Galatians 4

* The folly of returning to legal observances for justification.

(1-7) The happy change made in the Gentile believers. (8-11) The

apostle reasons against following false teachers. (12-18) He

expresses his earnest concern for them. (19,20) And then

explains the difference between what is to be expected from the

law, and from the gospel. (21-31)

1-7 The apostle deals plainly with those who urged the law of

Moses together with the gospel of Christ, and endeavoured to

bring believers under its bondage. They could not fully

understand the meaning of the law as given by Moses. And as that

was a dispensation of darkness, so of bondage; they were tied to

many burdensome rites and observances, by which they were taught

and kept subject like a child under tutors and governors. We

learn the happier state of Christians under the gospel

dispensation. From these verses see the wonders of Divine love

and mercy; particularly of God the Father, in sending his Son

into the world to redeem and save us; of the Son of God, in

submitting so low, and suffering so much for us; and of the Holy

Spirit, in condescending to dwell in the hearts of believers,

for such gracious purposes. Also, the advantages Christians

enjoy under the gospel. Although by nature children of wrath and

disobedience, they become by grace children of love, and partake

of the nature of the children of God; for he will have all his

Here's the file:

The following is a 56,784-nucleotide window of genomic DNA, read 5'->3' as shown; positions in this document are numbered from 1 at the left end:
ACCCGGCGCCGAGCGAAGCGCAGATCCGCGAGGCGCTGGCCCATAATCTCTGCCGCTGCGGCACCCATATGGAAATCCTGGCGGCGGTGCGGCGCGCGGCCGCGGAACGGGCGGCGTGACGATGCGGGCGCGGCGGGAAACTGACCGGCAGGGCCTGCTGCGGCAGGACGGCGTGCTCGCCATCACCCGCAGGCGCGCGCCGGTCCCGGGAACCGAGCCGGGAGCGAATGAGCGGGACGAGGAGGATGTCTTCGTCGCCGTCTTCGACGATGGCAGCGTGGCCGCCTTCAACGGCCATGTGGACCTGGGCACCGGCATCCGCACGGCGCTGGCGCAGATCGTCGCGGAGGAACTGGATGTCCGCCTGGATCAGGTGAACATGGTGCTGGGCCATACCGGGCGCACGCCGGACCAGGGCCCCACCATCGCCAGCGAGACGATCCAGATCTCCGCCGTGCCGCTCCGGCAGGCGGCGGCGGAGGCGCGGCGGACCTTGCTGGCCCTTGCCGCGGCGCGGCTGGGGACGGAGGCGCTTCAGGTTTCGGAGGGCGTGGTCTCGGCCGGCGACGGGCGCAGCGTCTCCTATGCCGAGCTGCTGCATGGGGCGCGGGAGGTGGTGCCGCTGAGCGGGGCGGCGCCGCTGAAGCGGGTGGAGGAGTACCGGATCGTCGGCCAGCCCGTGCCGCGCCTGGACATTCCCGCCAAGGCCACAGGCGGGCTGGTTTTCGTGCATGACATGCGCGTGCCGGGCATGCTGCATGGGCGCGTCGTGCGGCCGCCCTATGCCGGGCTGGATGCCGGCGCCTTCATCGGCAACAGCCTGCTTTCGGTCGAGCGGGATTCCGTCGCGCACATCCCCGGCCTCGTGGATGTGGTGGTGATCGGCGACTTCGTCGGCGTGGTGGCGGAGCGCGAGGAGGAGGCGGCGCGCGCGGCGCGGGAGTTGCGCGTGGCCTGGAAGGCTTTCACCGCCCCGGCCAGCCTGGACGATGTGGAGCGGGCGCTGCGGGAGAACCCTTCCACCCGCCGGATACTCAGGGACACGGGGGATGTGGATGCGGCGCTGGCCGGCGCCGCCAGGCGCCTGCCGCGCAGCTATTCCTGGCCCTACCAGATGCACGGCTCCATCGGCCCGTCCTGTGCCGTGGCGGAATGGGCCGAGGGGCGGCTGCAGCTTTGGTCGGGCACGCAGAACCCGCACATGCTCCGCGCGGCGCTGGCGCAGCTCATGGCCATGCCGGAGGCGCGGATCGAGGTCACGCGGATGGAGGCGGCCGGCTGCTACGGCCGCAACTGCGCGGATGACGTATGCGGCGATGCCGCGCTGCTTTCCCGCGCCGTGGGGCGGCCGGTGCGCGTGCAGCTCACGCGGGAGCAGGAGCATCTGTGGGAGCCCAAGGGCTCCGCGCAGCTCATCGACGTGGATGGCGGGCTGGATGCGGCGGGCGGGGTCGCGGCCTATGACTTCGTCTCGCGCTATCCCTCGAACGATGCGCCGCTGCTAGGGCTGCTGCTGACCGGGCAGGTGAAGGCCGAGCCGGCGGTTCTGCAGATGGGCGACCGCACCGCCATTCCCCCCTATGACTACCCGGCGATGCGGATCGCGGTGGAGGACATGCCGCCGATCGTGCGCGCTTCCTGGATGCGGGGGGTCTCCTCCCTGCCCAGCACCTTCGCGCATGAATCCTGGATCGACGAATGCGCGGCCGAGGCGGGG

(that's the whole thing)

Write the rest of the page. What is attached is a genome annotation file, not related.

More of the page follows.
children resemble him. Among men the eldest son is heir; but all

God's children shall have the inheritance of eldest sons. May

the temper and conduct of sons ever show our adoption; and may

the Holy Spirit witness with our spirits that we are children

and heirs of God.
8-11 The happy change whereby the Galatians were turned from

idols to the living God, and through Christ had received the

adoption of sons, was the effect of his free and rich grace;

they were laid under the greater obligation to keep to the

liberty wherewith he had made them free. All our knowledge of

God begins on his part; we know him because we are known of him.

Though our religion forbids idolatry, yet many practise

spiritual idolatry in their hearts. For what a man loves most,

and cares most for, that is his god: some have their riches for

their god, some their pleasures, and some their lusts. And many

ignorantly worship a god of their own making; a god made all of

mercy and no justice. For they persuade themselves that there is

mercy for them with God, though they repent not, but go on in

their sins. It is possible for those who have made great

professions of religion, to be afterwards drawn aside from

purity and simplicity. And the more mercy God has shown, in

bringing any to know the gospel, and the liberties and

privileges of it, the greater their sin and folly in suffering

themselves to be deprived of them. Hence all who are members of

the outward church should learn to fear and to suspect

themselves. We must not be content because we have some good

things in ourselves. Paul fears lest his labour is in vain, yet

he still labours; and thus to do, whatever follows, is true

wisdom and the fear of God. This every man must remember in his

place and calling.
12-18 The apostle desires that they would be of one mind with

him respecting the law of Moses, as well as united with him in

love. In reproving others, we should take care to convince them

that our reproofs are from sincere regard to the honour of God

and religion and their welfare. The apostle reminds the

Galatians of the difficulty under which he laboured when he